"Roy Schestowitz" <newsgroups@xxxxxxxxxxxxxxx> wrote in message
> __/ [ Martin ] on Sunday 05 March 2006 12:07 \__
>> "Chronos" <chronos@xxxxxxxxxxxxxxxxxxxxxxxx> wrote in message
>>> After replacing longgone@xxxxxxxxxxxx with a small shell script on
>>> Saturday 04 Mar 2006 22:37, the following appeared on stdout:
>>>> Like I say, I use both, and for productivity and throughput m$ wins
>>>> for me always.
>>> As I have said before, that is you prerogative. I certainly wouldn't
>>> advocate people switching blindly from Windows to Linux, BSD or MacOS.
>>> Martin is quite correct when he says that if Linux had a larger install
>>> base it would attract malware. The same holds for the others. Indeed,
>>> MacOS vulnerabilities have started to appear and Linux has had a few
>>> worms in the wild for a while.
>>> Again, it's all about choice, but IMHO the one place that Linux falls
>>> flat on its back is too damn many choices confusing the user. I can't
>>> see it attracting that many Windows users away from the platform in its
>>> current, diverse and disparate incarnation.
>>> MacOS is a step in the right direction for Unix-like OSen, but again it
>>> has the drawback of vendor lock-in and specific hardware. BSD is just
>>> too CLI-oriented for the pointy-clicky users of today, although PC and
>>> DesktopBSD are coming along nicely. DesktopBSD is perhaps the strongest
>>> of the two since it uses a GUI front-end to the entire ports
>>> collection, giving the user access to some 14,000 applications from the
>>> word "Go", including OpenOffice.org-2.0, KDE-3.5.1, GNOME-2.12 and
>>> Firefox-1.5. I did find myself dropping to the console to do one or two
>>> things when I tried it last, though, so it's not finished by a long
>>> stretch of the imagination. Still, it is currently only a testing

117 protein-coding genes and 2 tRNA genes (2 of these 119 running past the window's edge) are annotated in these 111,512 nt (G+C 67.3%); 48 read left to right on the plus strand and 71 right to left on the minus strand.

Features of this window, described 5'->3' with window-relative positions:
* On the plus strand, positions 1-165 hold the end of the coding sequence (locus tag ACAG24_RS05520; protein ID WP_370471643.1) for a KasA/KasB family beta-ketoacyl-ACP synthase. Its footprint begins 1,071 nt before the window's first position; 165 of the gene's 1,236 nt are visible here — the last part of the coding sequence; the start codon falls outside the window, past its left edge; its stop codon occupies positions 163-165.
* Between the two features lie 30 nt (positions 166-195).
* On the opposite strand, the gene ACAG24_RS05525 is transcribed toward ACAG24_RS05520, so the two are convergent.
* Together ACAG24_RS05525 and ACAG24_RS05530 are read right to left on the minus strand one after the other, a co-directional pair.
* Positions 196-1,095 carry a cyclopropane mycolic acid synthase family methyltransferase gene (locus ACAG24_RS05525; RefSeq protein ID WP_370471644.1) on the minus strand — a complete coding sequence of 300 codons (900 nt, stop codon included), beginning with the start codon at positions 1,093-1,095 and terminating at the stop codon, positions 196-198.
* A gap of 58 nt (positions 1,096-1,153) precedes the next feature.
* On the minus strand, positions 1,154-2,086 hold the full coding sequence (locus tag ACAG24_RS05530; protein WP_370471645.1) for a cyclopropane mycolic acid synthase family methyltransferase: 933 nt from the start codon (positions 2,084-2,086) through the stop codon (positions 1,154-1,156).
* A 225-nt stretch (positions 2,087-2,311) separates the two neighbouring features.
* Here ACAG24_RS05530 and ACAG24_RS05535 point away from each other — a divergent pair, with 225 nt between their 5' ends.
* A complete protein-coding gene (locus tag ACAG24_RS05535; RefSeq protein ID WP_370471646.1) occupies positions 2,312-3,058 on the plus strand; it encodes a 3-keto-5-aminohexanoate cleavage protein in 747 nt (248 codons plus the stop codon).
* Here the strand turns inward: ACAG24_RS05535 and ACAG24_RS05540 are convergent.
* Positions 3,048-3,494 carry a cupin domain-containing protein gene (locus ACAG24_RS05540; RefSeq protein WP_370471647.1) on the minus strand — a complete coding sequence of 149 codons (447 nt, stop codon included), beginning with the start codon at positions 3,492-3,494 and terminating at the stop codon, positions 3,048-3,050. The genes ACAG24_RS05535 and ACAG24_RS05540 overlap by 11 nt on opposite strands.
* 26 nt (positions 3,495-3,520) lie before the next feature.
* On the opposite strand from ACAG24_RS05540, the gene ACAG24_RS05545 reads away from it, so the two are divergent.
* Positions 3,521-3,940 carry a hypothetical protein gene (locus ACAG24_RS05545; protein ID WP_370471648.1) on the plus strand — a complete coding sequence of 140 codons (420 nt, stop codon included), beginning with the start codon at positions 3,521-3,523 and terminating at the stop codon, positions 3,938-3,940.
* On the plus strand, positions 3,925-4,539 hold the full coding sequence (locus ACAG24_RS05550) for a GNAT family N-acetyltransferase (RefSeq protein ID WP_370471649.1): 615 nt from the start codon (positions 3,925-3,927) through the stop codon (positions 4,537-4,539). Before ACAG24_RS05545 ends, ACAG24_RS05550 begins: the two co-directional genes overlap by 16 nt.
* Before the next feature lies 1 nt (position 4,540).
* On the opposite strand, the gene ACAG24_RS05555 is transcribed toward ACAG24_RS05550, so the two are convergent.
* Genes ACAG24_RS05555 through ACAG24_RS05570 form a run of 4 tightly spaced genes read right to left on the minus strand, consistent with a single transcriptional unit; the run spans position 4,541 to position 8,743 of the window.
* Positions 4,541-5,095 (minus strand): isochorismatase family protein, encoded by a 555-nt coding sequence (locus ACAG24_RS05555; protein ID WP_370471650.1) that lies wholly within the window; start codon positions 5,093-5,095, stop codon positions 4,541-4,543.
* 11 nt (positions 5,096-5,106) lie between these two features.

>>> Bottom line: Horses for courses. If you can at least acknowledge my
>>> decision to run a Unix-like OS as my primary desktop without thinking
>>> I'm some sort of loon obsessed with Makefiles and configure scripts
>>> , I can do the same for your Windows desktop and be quite happy
>>> doing so.
>>>  Actually, that's a bit unfair. I do compile my entire system from
>>> source, so I suppose I am a Makefile-obsessed loon <g>
>> I put it to the analagy of the keyboard. Most of us in the west tend to
>> a QWERTY keyboard, yet this layout was chosen to stop mechanical print
>> hammers from jamming. Yet why have we never changed? People have brought
>> out keyboards with layouts that allow faster typing, but by and large
>> they've failed. I look at Linux in this way. Whilst it might offer
>> benefits, most of us are happy with what we use and don't see the need to
> As I said before: refusal to change and, before you know it, you lag
> and remain in the past. Novelty has its benefits. For example, are you
> reading pages or do you syndicate hundreds of them using RSS?
> You are very stubborn, but I have seen you softening as this thread moved
> Best wishes,
> Roy S. Schestowitz | "Have you compiled your kernel today?"
> http://Schestowitz.com | SuSE Linux | PGP-Key: 0x74572E8E
> 5:45pm up 4 days 13:23, 12 users, load average: 0.90, 0.59, 0.64
> http://iuron.com - help build a non-profit search engine
Er I don't think so!!!!!!!!!!!!!!!!!!!!!!!
I still take the same view that Linux won't become mass market on home PC's.
Where have I changed my view?